>My reason for not so much trusting theorem-proving isn't because I don't >understand much of it (although that is a fact), but because of its formalism >which you obviously love.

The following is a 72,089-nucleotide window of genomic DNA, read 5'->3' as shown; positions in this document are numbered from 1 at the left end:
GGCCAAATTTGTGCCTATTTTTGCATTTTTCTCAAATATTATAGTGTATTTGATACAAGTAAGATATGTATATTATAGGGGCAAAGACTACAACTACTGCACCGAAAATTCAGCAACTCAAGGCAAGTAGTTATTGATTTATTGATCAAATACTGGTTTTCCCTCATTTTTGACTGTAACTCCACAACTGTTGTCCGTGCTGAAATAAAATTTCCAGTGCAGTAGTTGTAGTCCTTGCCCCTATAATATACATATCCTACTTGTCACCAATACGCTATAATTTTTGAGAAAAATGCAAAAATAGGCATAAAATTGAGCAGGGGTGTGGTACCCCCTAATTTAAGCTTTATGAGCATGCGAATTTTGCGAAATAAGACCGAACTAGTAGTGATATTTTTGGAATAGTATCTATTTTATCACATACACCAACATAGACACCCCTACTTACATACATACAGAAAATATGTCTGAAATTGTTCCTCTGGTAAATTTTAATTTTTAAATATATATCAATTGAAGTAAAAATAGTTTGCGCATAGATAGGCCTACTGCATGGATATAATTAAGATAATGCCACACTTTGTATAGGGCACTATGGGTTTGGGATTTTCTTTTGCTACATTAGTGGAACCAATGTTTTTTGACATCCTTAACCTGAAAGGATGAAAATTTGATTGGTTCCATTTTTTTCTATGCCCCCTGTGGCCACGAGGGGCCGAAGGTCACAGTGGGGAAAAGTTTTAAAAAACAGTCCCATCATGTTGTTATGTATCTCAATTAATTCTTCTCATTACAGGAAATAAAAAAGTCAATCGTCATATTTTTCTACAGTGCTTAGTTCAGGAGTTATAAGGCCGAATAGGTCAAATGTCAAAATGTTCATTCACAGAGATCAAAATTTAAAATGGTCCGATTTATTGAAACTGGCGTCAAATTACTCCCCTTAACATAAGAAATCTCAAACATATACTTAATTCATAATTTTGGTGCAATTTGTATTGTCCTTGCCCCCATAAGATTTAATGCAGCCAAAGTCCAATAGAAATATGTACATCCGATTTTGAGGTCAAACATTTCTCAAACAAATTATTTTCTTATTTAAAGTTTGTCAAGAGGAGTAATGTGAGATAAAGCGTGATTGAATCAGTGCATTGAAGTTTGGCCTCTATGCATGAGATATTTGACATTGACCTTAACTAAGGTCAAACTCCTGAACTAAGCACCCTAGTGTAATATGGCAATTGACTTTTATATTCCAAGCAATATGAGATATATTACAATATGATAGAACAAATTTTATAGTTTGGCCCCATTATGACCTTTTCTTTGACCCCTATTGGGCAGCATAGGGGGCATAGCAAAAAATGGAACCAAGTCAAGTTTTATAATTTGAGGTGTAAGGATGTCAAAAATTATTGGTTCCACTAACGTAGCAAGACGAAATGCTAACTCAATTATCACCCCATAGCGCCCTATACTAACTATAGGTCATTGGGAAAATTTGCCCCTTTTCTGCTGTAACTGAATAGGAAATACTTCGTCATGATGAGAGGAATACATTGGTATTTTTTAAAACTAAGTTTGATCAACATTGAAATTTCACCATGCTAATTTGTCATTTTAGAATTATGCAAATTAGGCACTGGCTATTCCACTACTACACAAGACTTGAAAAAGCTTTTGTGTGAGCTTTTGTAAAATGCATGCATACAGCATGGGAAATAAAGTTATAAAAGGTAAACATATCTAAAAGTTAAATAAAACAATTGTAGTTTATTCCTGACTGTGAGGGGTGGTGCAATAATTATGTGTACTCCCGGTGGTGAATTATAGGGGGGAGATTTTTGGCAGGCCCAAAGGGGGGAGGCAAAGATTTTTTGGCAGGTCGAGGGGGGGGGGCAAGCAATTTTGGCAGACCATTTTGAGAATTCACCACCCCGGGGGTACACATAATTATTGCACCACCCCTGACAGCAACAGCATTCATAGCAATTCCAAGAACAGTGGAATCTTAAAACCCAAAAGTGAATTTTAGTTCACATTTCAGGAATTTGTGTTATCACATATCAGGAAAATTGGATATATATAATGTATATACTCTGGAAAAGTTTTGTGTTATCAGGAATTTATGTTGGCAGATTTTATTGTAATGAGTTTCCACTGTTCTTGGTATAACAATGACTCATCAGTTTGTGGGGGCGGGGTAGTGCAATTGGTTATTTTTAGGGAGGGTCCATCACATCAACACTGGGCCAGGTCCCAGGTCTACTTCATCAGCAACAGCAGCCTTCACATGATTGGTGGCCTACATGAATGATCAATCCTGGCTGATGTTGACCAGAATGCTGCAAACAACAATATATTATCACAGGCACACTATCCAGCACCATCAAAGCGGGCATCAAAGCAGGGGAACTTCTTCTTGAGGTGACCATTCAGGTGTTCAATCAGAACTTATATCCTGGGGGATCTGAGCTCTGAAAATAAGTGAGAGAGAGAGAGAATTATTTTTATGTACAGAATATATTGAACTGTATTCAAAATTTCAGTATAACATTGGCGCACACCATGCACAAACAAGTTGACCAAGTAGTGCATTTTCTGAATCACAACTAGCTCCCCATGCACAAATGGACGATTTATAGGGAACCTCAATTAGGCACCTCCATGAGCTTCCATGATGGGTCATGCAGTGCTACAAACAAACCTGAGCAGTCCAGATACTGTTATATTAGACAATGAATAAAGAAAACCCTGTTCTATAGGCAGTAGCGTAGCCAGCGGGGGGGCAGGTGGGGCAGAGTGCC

Actually, I find the formalism to be painful and very non-intuitive. Experience has shown me that it takes about 18 months to climb that curve. But consider that there are two VERY large areas of computational mathematics that have grown up side-by-side for the last half-century. CAS and Proof exist as essentially separate bodies of computational mathematics. My research effort is fundamentally about joining these two areas. Proof systems can't use CAS results because they have no basis for trust. They take stabs at algorithmic proofs but have no good structure to combine them (which Axiom provides). CAS systems don't do proofs, and in fact are nearly impossible to use as a basis (MMA uses rewrite, Maple and others use ad hoc tree-like structures, etc.) Axiom provides a good basis for proofs. Axiom is ideally structured to be a bridge. Since I'm coming from the CAS world my view of bridge-building involves applying Proof technology to Axiom. If I were coming from the Proof world I'd be trying to structure a proof system along the lines of Axiom so I could organize the proven algorithms. These are two ends of the same bridge. >You consder Axiom code (and by implication, mathematics on which it is >based) as "hand-waving", which in my opinion, does not necessarily mean >non-rigorous. I don't consider the mathematics to be "hand-waving". But I do consider the code to be hand-waving. After 47 years of programming I'm well aware that "it works for my test cases" is a very poor measure of correctness. There is a half-century of research that exists, is automated, and attacks that question in a mathematically sound way. Axiom code is rather opaque. It is, in general, excellent code. Barry and James created an excellent structure for its time. But time has also shown me the cracks. One example is the coercion code, a lot of which is ad hoc, implemented as special cases in the interpreter. There are reasonable theories about that which ought to be implemented. I'm not trying to do anything new or innovative. I'm just trying to combine what everyone does (on the proof side) with what everyone does (on the CAS side). The end result should be of benefit to all of computational mathematics. Tim On Fri, Apr 6, 2018 at 1:48 PM, William Sit <w...@ccny.cuny.edu> wrote: > Dear Tim: > > > I never said, nor implied you are wasting your time. > > > If there is any difference (and similarity) between our views, it is about > trust. You do not trust Axiom code but you trust theorem-proving while I > prefer to trust Axiom code and not so much on theorem-proving. Both > research areas are mathematically based. Clearly, no one can in a life time > understand all the mathematics behind these theories, and honestly, the > theories in theorem-proving (including rewriting systems, type-theory, > lambda calculus, Coq, etc.) are branches of mathematics much like group > theory, model theory, number theory, geometries, etc.). > > > My reason for not so much trusting theorem-proving isn't because I don't > understand much of it (although that is a fact), but because of its > formalism, which you obviously love. You consider most Axiom code (and by > implication, mathematics on which it is based) as "hand-waving", which in > my opinion, does not necessarily mean non-rigorous. Mathematicians > frequently use "hand-waving" for results or methods or processes that are > well-known (to experts, perhaps) so as not to make the argument too long > and distract from the main one. So they use "it is easy to see", or "by > induction", or "play the same game", etc. > > > Believe it or not, theorem-proving use the same language and > "hand-waving". Even Coq does the same if you look at its "proofs". See > Proof for Lemmas 22 and 23, for example: "Both proofs go over easily by > induction over the structure of the derivation." http://www.lix. > polytechnique.fr/Labo/Bruno.Barras/publi/coqincoq.pdf > > > There is one exception: Whitehead and Russell's *Principia Mathematica*. > Check this out (Wikipedia): > > > "Famously, several hundred pages of *PM* precede the proof of the > validity of the proposition 1+1=2." > > > Now that is another form of "proving to the bare metal". Should we say, if > we don't trust 1+1=2, then all is lost? No, ..., but ... (see Wiki): > > > *"PM* was an attempt to describe a set of axioms > <https://en.wikipedia.org/wiki/Axiom> and inference rules > <https://en.wikipedia.org/wiki/Inference_rule> in symbolic logic > <https://en.wikipedia.org/wiki/Mathematical_logic> from which all > mathematical truths could in principle be proven. As such, this ambitious > project is of great importance in the history of mathematics and philosophy, > [1] <https://en.wikipedia.org/wiki/Principia_Mathematica#cite_note-SEP-1> > being > one of the foremost products of the belief that such an undertaking may be > achievable. However, in 1931, Gödel's incompleteness theorem > <https://en.wikipedia.org/wiki/G%C3%B6del%27s_incompleteness_theorem> proved > definitively that PM, and in fact any other attempt, could never achieve > this lofty goal; that is, for any set of axioms and inference rules > proposed to encapsulate mathematics, either the system must be > inconsistent, or there must in fact be some truths of mathematics which > could not be deduced from them." > > "The *Principia* covered only set theory > <https://en.wikipedia.org/wiki/Set_theory>, cardinal numbers > <https://en.wikipedia.org/wiki/Cardinal_numbers>, ordinal numbers > <https://en.wikipedia.org/wiki/Ordinal_numbers>, and real numbers > <https://en.wikipedia.org/wiki/Real_numbers>. Deeper theorems from real > analysis <https://en.wikipedia.org/wiki/Real_analysis> were not included, > but by the end of the third volume it was clear to experts that a large > amount of known mathematics could *in principle* be developed in the > adopted formalism. It was also clear how lengthy such a development would > be. > > A fourth volume on the foundations of geometry > <https://en.wikipedia.org/wiki/Geometry> had been planned, but the > authors admitted to intellectual exhaustion upon completion of the third." > > > Perhaps someday, a more powerful computer system than Coq can reproduce PM > (and prove its correctness, much like Coq proves the Four Color > Theorem) and continue further. > > Nonetheless, even computers have their limits. > > > That is why I suggest "good enough" is good enough. It is also why I > admire your tenacity to follow your goal. Despite Gödel > <https://en.wikipedia.org/wiki/G%C3%B6del%27s_incompleteness_theorem>'s > incompleteness theorem, we need to prove correctness (of Axiom) as deep and > wide as we can, and there are many ways to do that. > > > William > > > William Sit > Professor Emeritus > Department of Mathematics > The City College of The City University of New York > New York, NY 10031 > homepage: wsit.ccny.cuny.edu > ------------------------------ > *From:* Tim Daly <axiom...@gmail.com> > *Sent:* Friday, April 6, 2018 6:34 AM > *To:* William Sit > *Cc:* axiom-dev; Tim Daly > *Subject:* Re: [Axiom-developer] Proving Axiom Correct > > One lesson I have learned over all my years is that you'd can't ever > change people's minds by argument or discussion. > > I've spent a lot of time and study in the subject of understanding > better and less error-prone ways of programming. That has led me > to applying mathematics (ala Floyd/Hoare/Dijkstra). Given that > Axiom is about computational mathematics there is a natural goal of > trying to make Axiom better and less error-prone. > > Proving Axiom correct is a very challenging and not very popular idea. > Writing Spad code is hard. Proving the code correct is beyond the > skill of most programmers. Sadly, even writing words to explain how > the code works seems beyond the skill of most programmers. > > My point of view is that writing Spad code that way is "pre-proof, > 19th century 'hand-waving' mathematics". We can do better. > > You obviously believe this is a waste of time. You are probably right. > But I've only got a few years left to waste and this seems to me to be > an important thing on which to waste them. > > Tim > > > On Fri, Apr 6, 2018 at 1:23 AM, William Sit <w...@ccny.cuny.edu> wrote: > >> Dear Tim: >> >> >> Thanks again for taking the time to explain your efforts and to further >> my understanding on the issue of proving "down to the metal". By following >> all the leads you gave, I had a quick course. >> >> >> Unfortunately, despite the tremendous efforts in the computing industry >> to assure us of correctness ("proven" by formalism), at least from what you >> wrote (which I understand was not meant to be comprehensive), not only are >> those efforts piecewise, they also concentrate on quite limited aspects. >> >> >> My comments are in regular font; italicized paragraphs are quoted >> passages, isolated italics and highlights are mine. Itemized headings >> are from your email. >> >> >> 1. BLAS/LAPACK: they use a lot of coding tricks to avoid >> overflow/underflow/significance loss/etc. >> >> >> Coding tricks are adverse to proofs by formal logics, or at least such >> code makes it practically impossible to assure correctness. Most of the >> time, these tricks are patches to deal with post-implementation revealed >> bugs (whose discoveries are more from real-life usage than from program >> proving). >> >> >> 2. Field Programmable Gate Array (FPGA) >> >> >> These are great at the gate level and of course, theoretically, they are >> the basic blocks in building Turing machines (practically, finite state >> machines or FSMs). Mealy/Moore state machines are just two ways to look >> at FSMs; I read >> www-inst.eecs.berkeley.edu/~cs150/fa05/Lectures/07-SeqLogicIIIx2.pdf >> <https://urldefense.proofpoint.com/v2/url?u=http-3A__www-2Dinst.eecs.berkeley.edu_-7Ecs150_fa05_Lectures_07-2DSeqLogicIIIx2.pdf&d=DwMFaQ&c=4NmamNZG3KTnUCoC6InoLJ6KV1tbVKrkZXHRwtIMGmo&r=pGhsxwcTvR8Ap4fl9FnvlW2_HcwzcFuj51GHaBlmYIU&m=KxTLI8x_XLCw7f5LfxLdI49gcxkIWNLTXuBtYg0NHEg&s=szqaazDR95Wrn7_jCR-l2FRtSdu-JPzQaOKz3DrgM7s&e=> >> >> <https://urldefense.proofpoint.com/v2/url?u=https-3A__www.google.com_search-3Fclient-3Dsafari-26rls-3Den-26q-3DMealy_Moore-2Bstate-2Bmachines-26ie-3DUTF-2D8-26oe-3DUTF-2D8-23&d=DwMFaQ&c=4NmamNZG3KTnUCoC6InoLJ6KV1tbVKrkZXHRwtIMGmo&r=pGhsxwcTvR8Ap4fl9FnvlW2_HcwzcFuj51GHaBlmYIU&m=KxTLI8x_XLCw7f5LfxLdI49gcxkIWNLTXuBtYg0NHEg&s=1lAmJKR4Fh7uaDIgVGCV-TOG2A9nKHvvLcg0okuMRQc&e=> >> >> 1. >> >> <https://urldefense.proofpoint.com/v2/url?u=http-3A__webcache.googleusercontent.com_search-3Fq-3Dcache-3AuM-5FBbEPaPGoJ-3Awww-2Dinst.eecs.berkeley.edu_-7Ecs150_fa05_Lectures_07-2DSeqLogicIIIx2.pdf-2B-26cd-3D6-26hl-3Den-26ct-3Dclnk-26gl-3Dus-26client-3Dsafari&d=DwMFaQ&c=4NmamNZG3KTnUCoC6InoLJ6KV1tbVKrkZXHRwtIMGmo&r=pGhsxwcTvR8Ap4fl9FnvlW2_HcwzcFuj51GHaBlmYIU&m=KxTLI8x_XLCw7f5LfxLdI49gcxkIWNLTXuBtYg0NHEg&s=u_SL_Yp7SymLcIYBuRwEeVwmSIbRJKmM7YSI_pzoFKI&e=> >> >> and there are nice examples illustrating the steps to construct FSMs (a >> bit of a nostalgic trip to revisit Karnaugh maps I learned in the 1970s) . >> I assume these applications can all be automated and proven correct once *the >> set of specifications* for the finite state machine to perform a task is >> given but the final correctness still depend on a *proven* set >> of specifications! As far as I can discern, specifications are done >> manually since they are task dependent. >> As an example, before proving that a compiler is correct implemented, one >> needs to specify the language and the compiling algorithm (which of course, >> can be and have been done, like YACC). Despite all the verification and >> our trust in the proof algorithms and implementations, there remains a >> small probability that something may still be amiss in the specifications, >> like an unanticipated but grammatically correct input is diagnosed as an >> error. We have all seen compiler error messages that do not pinpoint where >> the error originated. >> >> 3. ProvenVisor on ARMs. http://www.provenrun.com >> /products/provenvisor/nxp/ >> <https://urldefense.proofpoint.com/v2/url?u=http-3A__www.provenrun.com_products_provenvisor_nxp_&d=DwMFaQ&c=4NmamNZG3KTnUCoC6InoLJ6KV1tbVKrkZXHRwtIMGmo&r=pGhsxwcTvR8Ap4fl9FnvlW2_HcwzcFuj51GHaBlmYIU&m=KxTLI8x_XLCw7f5LfxLdI49gcxkIWNLTXuBtYg0NHEg&s=s_pEqwh0zu3dxsLS4ULymJ-AlzLujST5uQgG6v63lGQ&e=> >> >> I read that, and my understanding is that these proven microkernels are >> concerned with security (both from external and from internal threats) >> in multicore architectures (which are prevalent in all CPU designs >> nowadays) and multi- and coexisting OSes. Even under such a general yet >> limited aspect of "proven correctness" (by formalism no less), there is no >> guarantee (paragraph under: Formally Proven Security): >> >> *In order to achieve the highest level of security, ProvenVisor uses a >> microkernel architecture implemented using formally proven code to get as >> close as possible to zero-defects, to guarantee the expected security >> properties and to ease the path to any required certifications. This >> architecture and the formal proofs insure the sustainability of the >> maintenance process of systems based on ProvenVisor. ... * >> >> This may be legalese, but from the highlighted phrases clearly show >> that the goal is not "proven and complete specifications" on security. Even >> the formally proven code does not guarantee zero-defects on expected >> violations. It is only a "best effort" (which still is commendable). The >> scope is also limited: >> >> *Prove & Run’s formal software development toolchain. This means that it >> is mathematically proven that virtual machines (VMs) hosted by ProvenVisor >> will always retain their integrity (no other VM can tamper with their >> internal data) and confidentiality (no other VM can read their internal >> data). A misbehaving or malicious OS has no way to modify another OS or to >> spy on another OS.* >> >> A malicious program need not *run* in a *hosted* OS or VM if it >> gains access to the microkernel, say with an external hardware (and >> external software) that can modify it. After all, there has to be >> such equipment to test whether the microkernel is working or not and to >> apply patches if need be. >> >> *And a major "professional service" offered is:* >> *Revamping existing architectures for security with ad-hoc solutions: >> Secure Boot, secure Over-the-Air firmware update, firewalling, intrusion >> detection/protection solutions, authentication, secure storage, etc…* >> >> Does "ad-hoc solutions" mean patches? >> >> 4. The issue of Trust: If you can't trust the hardware gates to compute >> a valid AND/OR/NOT then all is lost. >> >> Actually, I not only trust, but also believe in the correctness, or proof >> thereof, of gate-level logic or a microkernel, but that is a far far cry >> from, say, my trust in the correctness of an implementation of the Risch >> algorithm or Kovacic's algorithm. The complexity of coding high level >> symbolic algebraic methods, when traced down to the metal, as you say, is >> beyond current proof technology (nor is there sufficient interest in the >> hardware industry to provide that level of research). Note that the >> industry is still satisfied with "ad-hoc solutions" (and that might mean >> patches, and we all know how error-prone those are---so much so that people >> learn and re-invent the wheel over and over again for a better wheel). >> >> Can prove-technology catch up, ever? >> >> I know *I *can't catch up. Still ignorant and biased. >> >> William >> >> >> William Sit >> Professor Emeritus >> Department of Mathematics >> The City College of The City University of New York >> New York, NY 10031 >> homepage: wsit.ccny.cuny.edu >> ------------------------------ >> *From:* Tim Daly <axiom...@gmail.com> >> *Sent:* Thursday, April 5, 2018 2:59 AM >> *To:* William Sit >> *Cc:* axiom-dev; Tim Daly >> *Subject:* Re: [Axiom-developer] Proving Axiom Correct >> >> William, >> >> I understand the issue of proving "down to the metal". >> >> Axiom's Volume 10.5 has my implementation of the BLAS / LAPACK >> libraries in Common Lisp. Those libraries have a lot of coding tricks >> to avoid overflow/underflow/significance loss/etc. >> http://axiom-developer.org/axiom-website/bookvol10.5.pdf >> <https://urldefense.proofpoint.com/v2/url?u=http-3A__axiom-2Ddeveloper.org_axiom-2Dwebsite_bookvol10.5.pdf&d=DwMFaQ&c=4NmamNZG3KTnUCoC6InoLJ6KV1tbVKrkZXHRwtIMGmo&r=pGhsxwcTvR8Ap4fl9FnvlW2_HcwzcFuj51GHaBlmYIU&m=TfKyDJSqnnlVceWTEzW9xokZ1KC93faNl5VIDbb9UcI&s=mpk34qrWk3WJGr_ccjQTRsRc3coNGefE5fxMBHyOVR8&e=> >> >> Two years ago I got Gustafson's "End of Error" book. His new floating >> point format promises to eliminate these kinds of errors. Unfortunately >> no current processor implements his instructions. >> >> So I bought an Altera Cyclone Field Programmable Gate Array (FPGA) >> in order to implement the hardware instructions. This is my setup at home: >> http://daly.axiom-developer.org/FPGA1.jpg >> <https://urldefense.proofpoint.com/v2/url?u=http-3A__daly.axiom-2Ddeveloper.org_FPGA1.jpg&d=DwMFaQ&c=4NmamNZG3KTnUCoC6InoLJ6KV1tbVKrkZXHRwtIMGmo&r=pGhsxwcTvR8Ap4fl9FnvlW2_HcwzcFuj51GHaBlmYIU&m=TfKyDJSqnnlVceWTEzW9xokZ1KC93faNl5VIDbb9UcI&s=009W3KhNl-v5TU61jwX3DxojKkmBinurdVU-ywxJFR8&e=> >> http://daly.axiom-developer.org/FPGA2.jpg >> <https://urldefense.proofpoint.com/v2/url?u=http-3A__daly.axiom-2Ddeveloper.org_FPGA2.jpg&d=DwMFaQ&c=4NmamNZG3KTnUCoC6InoLJ6KV1tbVKrkZXHRwtIMGmo&r=pGhsxwcTvR8Ap4fl9FnvlW2_HcwzcFuj51GHaBlmYIU&m=TfKyDJSqnnlVceWTEzW9xokZ1KC93faNl5VIDbb9UcI&s=cBM4oaXxsJKB_XWealTIwgYY5LNXwX1RgmZdwEnOmFQ&e=> >> http://daly.axiom-developer.org/FPGA3.jpg >> <https://urldefense.proofpoint.com/v2/url?u=http-3A__daly.axiom-2Ddeveloper.org_FPGA3.jpg&d=DwMFaQ&c=4NmamNZG3KTnUCoC6InoLJ6KV1tbVKrkZXHRwtIMGmo&r=pGhsxwcTvR8Ap4fl9FnvlW2_HcwzcFuj51GHaBlmYIU&m=TfKyDJSqnnlVceWTEzW9xokZ1KC93faNl5VIDbb9UcI&s=JjPVQ8eaQpifo_U2CARxxWczJaCDM7kaTsQHkFsi2wI&e=> >> http://daly.axiom-developre.org/FPGA4.jpg >> <https://urldefense.proofpoint.com/v2/url?u=http-3A__daly.axiom-2Ddevelopre.org_FPGA4.jpg&d=DwMFaQ&c=4NmamNZG3KTnUCoC6InoLJ6KV1tbVKrkZXHRwtIMGmo&r=pGhsxwcTvR8Ap4fl9FnvlW2_HcwzcFuj51GHaBlmYIU&m=TfKyDJSqnnlVceWTEzW9xokZ1KC93faNl5VIDbb9UcI&s=AVSMfPcPADQNdLQEz9y31ObEtrWVqgIdjs_W9All2K8&e=> >> This is not yet published work. >> >> The game is to implement the instructions at the hardware gate level >> using Mealy/Moore state machines. Since this is a clocked logic design >> the state machines can be modelled as Turing machines. >> >> This allows Gustafson's arithmetic to be a real hardware processor. >> >> It turns out that shortly after I bought the FPGA from Altera (2 years >> ago) >> Intel bought Altera. They have recently released a new chip that combines >> the CPU and FPGA >> https://www.intel.com/content/www/us/en/fpga/devices.html >> <https://urldefense.proofpoint.com/v2/url?u=https-3A__www.intel.com_content_www_us_en_fpga_devices.html&d=DwMFaQ&c=4NmamNZG3KTnUCoC6InoLJ6KV1tbVKrkZXHRwtIMGmo&r=pGhsxwcTvR8Ap4fl9FnvlW2_HcwzcFuj51GHaBlmYIU&m=TfKyDJSqnnlVceWTEzW9xokZ1KC93faNl5VIDbb9UcI&s=GDFziH4XPpntP4Bx6JYWPEz7olCOacUZp7NpsnNtQsQ&e=> >> >> Unfortunately the new chip is only available to data centers in server >> machines and I can't buy one (nor can I afford it). But this would allow >> Gustafson arithmetic at the hardware level. >> >> My Altera Cyclone has 2 ARM processors built into the chip. ProvenVisor >> has a verified hypervisor running on the ARM core >> http://www.provenrun.com/products/provenvisor/nxp/ >> <https://urldefense.proofpoint.com/v2/url?u=http-3A__www.provenrun.com_products_provenvisor_nxp_&d=DwMFaQ&c=4NmamNZG3KTnUCoC6InoLJ6KV1tbVKrkZXHRwtIMGmo&r=pGhsxwcTvR8Ap4fl9FnvlW2_HcwzcFuj51GHaBlmYIU&m=TfKyDJSqnnlVceWTEzW9xokZ1KC93faNl5VIDbb9UcI&s=QGxWqtU50kOphUY1RkRhn4fkDttKVTN2ndMpbBVqB5M&e=> >> >> So I've looked at the issue all the way down to the gate-level hardware >> which is boolean logic and Turing machine level proofs. >> >> It all eventually comes down to trust but I'm not sure what else I can do >> to ensure that the proofs are trustworthy. If you can't trust the hardware >> gates to compute a valid AND/OR/NOT then all is lost. >> >> Tim >> >> >> On Wed, Apr 4, 2018 at 6:03 PM, William Sit <w...@ccny.cuny.edu> wrote: >> >>> ... >>> >>> [Message clipped] >> >> >> >